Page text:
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June 27, 2023

Necessity is the Mother of Invention

Kevin D. Kuchinski
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The FAANG stocks (Facebook, Amazon, Apple, Netflix, and Google) have gotten a lot of attention in recent years, with innovations in social media and search, online shopping, streaming, and mobile computing that have transformed the tech sector and our society (and caused stock portfolios to soar). Steve Jobs famously challenged the world to “Think Differently” and it’s amazing how much our lives have changed for the better in the last twenty years.

While innovation is often seen as a catalyst for positive change and economic growth, it also plays a critical role in gray-sky moments when the economy is down.

When a recession hits, sales and profits in corporate America slow, leading business leaders to instinctually cut costs, reduce headcount, and otherwise shift into survival mode. While these actions can help preserve cash flow, they can also lead to missed opportunities. In Part 2 of our blog series, we highlighted how companies that invested in growth during recessionary times grew share and emerged stronger. Today, we’ll focus on how innovation and reinvention can play a similar role in driving growth.

White House Chief of Staff Rahm Emanuel once quipped, “You never want a serious crisis to go to waste. And what I mean by that is an opportunity to do things that you think you could not do before.” Companies that embrace innovation during a recession often find ways to reinvent their business or deliver goods and services for less, helping them stay ahead of the curve and prosper longer-term as the economy recovers. One example of a recession-born invention is the barcode, which was created to help track inventory and reduce costs during the 1973-74 recession. Another is Standard Oil’s expansion of service stations during the Great Depression, which helped them cement a lasting competitive advantage.

Here are some tips on how to build a culture of innovation in your company during a recession:

1. Necessity is the Mother of Invention

Leverage an economic downturn to bring renewed focus and energy to your team or organization. Challenge them to find new ways to deliver your goods or services for less – think of how much Netflix saved when it shifted its model from mailing DVDs to customers to delivering them in real-time through streaming. Similarly, Kraft created Miracle Whip in the early 1930s in response to lagging sales, and promoted it aggressively at the 1933 World’s Fair and through a two-hour radio program devoted to the product. By the end of the decade, it was out-selling other brands of mayonnaise;

2. Look Ahead, Not Down

Many leaders focus too much on the bottom line during a recession and fail to look ahead, hunting for new opportunities that can help take their company to new heights. During the most recent COVID-related downturn, McDonald’s reinvented its operating model, creating a new mobile ordering app to support drive-through and delivery sales and offset lost in-store sales. Post-recession, they’ve continued to innovate with dual drive-thru lanes, in-store kiosks, and experiments with voice-recognition software for order-taking. As a result, sales and profits have accelerated;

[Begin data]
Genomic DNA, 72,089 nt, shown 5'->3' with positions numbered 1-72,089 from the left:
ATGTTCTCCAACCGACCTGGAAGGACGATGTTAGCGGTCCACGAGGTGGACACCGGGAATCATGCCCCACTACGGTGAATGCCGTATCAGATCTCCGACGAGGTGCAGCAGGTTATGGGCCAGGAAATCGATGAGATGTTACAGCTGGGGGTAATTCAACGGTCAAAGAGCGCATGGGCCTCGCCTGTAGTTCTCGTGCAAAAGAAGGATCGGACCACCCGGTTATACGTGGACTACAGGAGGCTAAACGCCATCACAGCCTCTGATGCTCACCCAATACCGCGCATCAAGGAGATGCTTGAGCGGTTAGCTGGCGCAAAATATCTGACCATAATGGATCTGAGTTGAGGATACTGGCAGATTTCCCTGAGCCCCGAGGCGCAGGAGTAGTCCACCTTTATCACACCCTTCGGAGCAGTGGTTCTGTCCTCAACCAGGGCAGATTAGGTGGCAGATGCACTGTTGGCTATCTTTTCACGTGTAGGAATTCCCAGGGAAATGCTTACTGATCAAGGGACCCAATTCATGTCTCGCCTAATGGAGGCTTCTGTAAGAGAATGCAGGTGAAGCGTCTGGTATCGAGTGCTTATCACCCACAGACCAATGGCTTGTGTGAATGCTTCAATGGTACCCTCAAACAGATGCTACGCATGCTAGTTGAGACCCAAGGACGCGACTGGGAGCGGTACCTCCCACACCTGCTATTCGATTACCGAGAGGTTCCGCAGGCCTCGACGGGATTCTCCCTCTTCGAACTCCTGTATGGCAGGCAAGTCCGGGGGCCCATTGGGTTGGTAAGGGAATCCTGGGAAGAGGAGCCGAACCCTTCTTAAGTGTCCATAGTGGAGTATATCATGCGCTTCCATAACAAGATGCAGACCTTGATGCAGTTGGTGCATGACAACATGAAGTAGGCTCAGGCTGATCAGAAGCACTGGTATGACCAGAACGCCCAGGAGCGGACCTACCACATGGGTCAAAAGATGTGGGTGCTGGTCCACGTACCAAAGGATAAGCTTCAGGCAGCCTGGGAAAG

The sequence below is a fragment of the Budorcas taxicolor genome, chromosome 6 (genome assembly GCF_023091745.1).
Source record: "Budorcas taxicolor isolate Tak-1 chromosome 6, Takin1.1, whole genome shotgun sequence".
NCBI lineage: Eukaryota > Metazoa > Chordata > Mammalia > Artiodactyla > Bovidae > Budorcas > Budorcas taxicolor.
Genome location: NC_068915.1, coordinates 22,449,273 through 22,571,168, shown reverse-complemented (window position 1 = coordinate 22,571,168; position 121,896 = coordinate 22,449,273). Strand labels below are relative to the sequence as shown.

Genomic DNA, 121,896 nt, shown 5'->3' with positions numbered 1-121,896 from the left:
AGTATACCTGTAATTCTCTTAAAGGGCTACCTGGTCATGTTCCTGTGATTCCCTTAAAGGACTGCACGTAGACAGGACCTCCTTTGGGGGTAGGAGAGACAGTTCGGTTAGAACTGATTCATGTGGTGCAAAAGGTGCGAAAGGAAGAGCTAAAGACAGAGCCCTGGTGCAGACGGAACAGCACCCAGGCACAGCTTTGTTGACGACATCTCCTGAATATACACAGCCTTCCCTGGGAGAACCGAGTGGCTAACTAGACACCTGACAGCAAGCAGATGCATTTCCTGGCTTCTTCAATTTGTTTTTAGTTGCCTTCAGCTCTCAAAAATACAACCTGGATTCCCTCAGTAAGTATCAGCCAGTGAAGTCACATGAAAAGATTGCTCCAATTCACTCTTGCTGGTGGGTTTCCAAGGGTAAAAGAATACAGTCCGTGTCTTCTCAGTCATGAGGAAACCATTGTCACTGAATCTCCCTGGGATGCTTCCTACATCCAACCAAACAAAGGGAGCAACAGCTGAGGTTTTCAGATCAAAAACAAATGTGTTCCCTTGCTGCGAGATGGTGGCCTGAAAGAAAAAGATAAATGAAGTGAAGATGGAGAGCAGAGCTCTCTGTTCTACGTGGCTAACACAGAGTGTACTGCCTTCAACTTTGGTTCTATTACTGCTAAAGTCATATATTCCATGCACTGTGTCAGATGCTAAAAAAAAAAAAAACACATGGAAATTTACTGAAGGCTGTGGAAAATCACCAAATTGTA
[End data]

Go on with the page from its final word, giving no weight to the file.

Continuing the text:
3. Be Persistent and Stay Focused on Your Goals

Don’t get distracted or give up when things get tough. Your team may be fearful of what lies ahead, but now is the time you need to dig deep as a leader and find a way to succeed despite the pressures of the recession. In the 1930s, Sears grew significantly by expanding its mail-order business, coming out with innovations like low-cost refrigerators and increasing its store count. Similarly, DuPont grew sales significantly with the introduction of nylon and other innovative synthetic fibers. Both companies committed to out-sized growth in new markets. Think: “Where can my organization focus its strategy and energy to win decisively in a category or sub-category, a customer segment, or a geographic segment?”


A final word of advice from a brand marketer. Leadership’s job is to communicate the organization’s vision and plan, and to engage all of its team members towards the achievement of shared goals. It’s the responsibility of the organization to communicate its unique positioning and value propositions in an inspiring and convincing way to its priority customers. Customers experience uncertainty and anxiety during recessions too. Let them know who to trust, who to follow, and who to lend their loyalties to in the pursuit of the win-win in a brand relationship.

Gain a competitive edge with our Recession or No Recession series.

In our next Insight Tuesday, my partner, Tom Sullivan will build on this topic by addressing How to Leverage Competitive Insights and Positioning to Build Strategies that Win Market Share.Subscribe to Read.

Kevin D. Kuchinski
Follow Kevin D. Kuchinski

Kevin D. Kuchinski is a proven leader in the corporate, governmental and non-profit worlds with a 30+ year track record of success. Currently Managing Partner and COO at Princeton Partners, working with companies to innovate and deliver out-sized revenue and profit growth. Prior to this, he was VP of Marketing at Church & Dwight, working on iconic American brands such as ARM & HAMMER™ and OxiClean™ and leading a $1 Billion+ division. He also worked at Procter & Gamble, with assignments in the US and Belgium, including the global launch of Swiffer. Kevin was recognized by Advertising Age as one of the Top 100 Marketers of the Year for his leadership of the Swiffer launch. He is a partner at Sourland Mountain Spirits and has served on the Township Committee since 2015. Kevin was elected as Mayor from 2016-18.

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